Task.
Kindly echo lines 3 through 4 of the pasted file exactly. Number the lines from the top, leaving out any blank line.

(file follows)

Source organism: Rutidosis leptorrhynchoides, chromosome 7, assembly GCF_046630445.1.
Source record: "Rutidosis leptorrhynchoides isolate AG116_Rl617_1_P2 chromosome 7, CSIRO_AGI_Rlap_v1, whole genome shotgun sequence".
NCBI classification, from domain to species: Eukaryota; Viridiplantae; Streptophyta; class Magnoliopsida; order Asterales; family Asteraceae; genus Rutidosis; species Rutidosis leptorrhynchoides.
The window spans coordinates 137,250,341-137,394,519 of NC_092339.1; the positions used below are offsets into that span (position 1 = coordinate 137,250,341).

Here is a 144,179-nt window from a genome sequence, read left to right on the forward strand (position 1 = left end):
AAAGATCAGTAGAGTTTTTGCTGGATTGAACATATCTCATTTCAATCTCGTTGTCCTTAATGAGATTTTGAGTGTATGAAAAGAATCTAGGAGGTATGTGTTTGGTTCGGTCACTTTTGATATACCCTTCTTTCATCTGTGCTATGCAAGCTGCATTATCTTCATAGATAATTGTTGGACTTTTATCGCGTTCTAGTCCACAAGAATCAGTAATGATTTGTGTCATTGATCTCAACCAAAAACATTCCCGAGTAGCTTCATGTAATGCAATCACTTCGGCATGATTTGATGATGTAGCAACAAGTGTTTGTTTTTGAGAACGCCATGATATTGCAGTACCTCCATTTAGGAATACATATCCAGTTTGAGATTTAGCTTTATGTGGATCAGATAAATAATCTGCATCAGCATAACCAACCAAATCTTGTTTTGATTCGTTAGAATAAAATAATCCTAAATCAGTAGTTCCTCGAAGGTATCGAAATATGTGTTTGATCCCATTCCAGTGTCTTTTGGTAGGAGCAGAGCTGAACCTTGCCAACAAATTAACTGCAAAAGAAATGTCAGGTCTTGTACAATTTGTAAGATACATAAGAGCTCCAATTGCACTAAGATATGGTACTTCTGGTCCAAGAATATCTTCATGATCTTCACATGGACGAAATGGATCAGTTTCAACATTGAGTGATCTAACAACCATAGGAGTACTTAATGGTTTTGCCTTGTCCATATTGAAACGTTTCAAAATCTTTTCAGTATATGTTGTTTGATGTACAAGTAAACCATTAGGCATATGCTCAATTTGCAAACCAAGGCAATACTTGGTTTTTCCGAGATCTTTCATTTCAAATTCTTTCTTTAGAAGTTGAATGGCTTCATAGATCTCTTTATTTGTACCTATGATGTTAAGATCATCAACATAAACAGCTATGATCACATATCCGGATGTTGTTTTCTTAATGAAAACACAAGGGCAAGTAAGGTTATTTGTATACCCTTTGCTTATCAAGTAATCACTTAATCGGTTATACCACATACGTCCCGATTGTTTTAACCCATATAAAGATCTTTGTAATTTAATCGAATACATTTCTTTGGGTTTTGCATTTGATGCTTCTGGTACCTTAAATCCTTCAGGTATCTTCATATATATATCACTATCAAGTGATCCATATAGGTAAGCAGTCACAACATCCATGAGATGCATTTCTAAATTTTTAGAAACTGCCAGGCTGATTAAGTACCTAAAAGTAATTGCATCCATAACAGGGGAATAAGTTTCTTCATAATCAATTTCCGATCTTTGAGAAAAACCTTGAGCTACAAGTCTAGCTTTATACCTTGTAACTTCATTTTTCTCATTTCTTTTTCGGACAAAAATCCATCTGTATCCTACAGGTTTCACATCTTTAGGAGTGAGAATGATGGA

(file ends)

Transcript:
NCBI classification, from domain to species: Eukaryota; Viridiplantae; Streptophyta; class Magnoliopsida; order Asterales; family Asteraceae; genus Rutidosis; species Rutidosis leptorrhynchoides.
The window spans coordinates 137,250,341-137,394,519 of NC_092339.1; the positions used below are offsets into that span (position 1 = coordinate 137,250,341).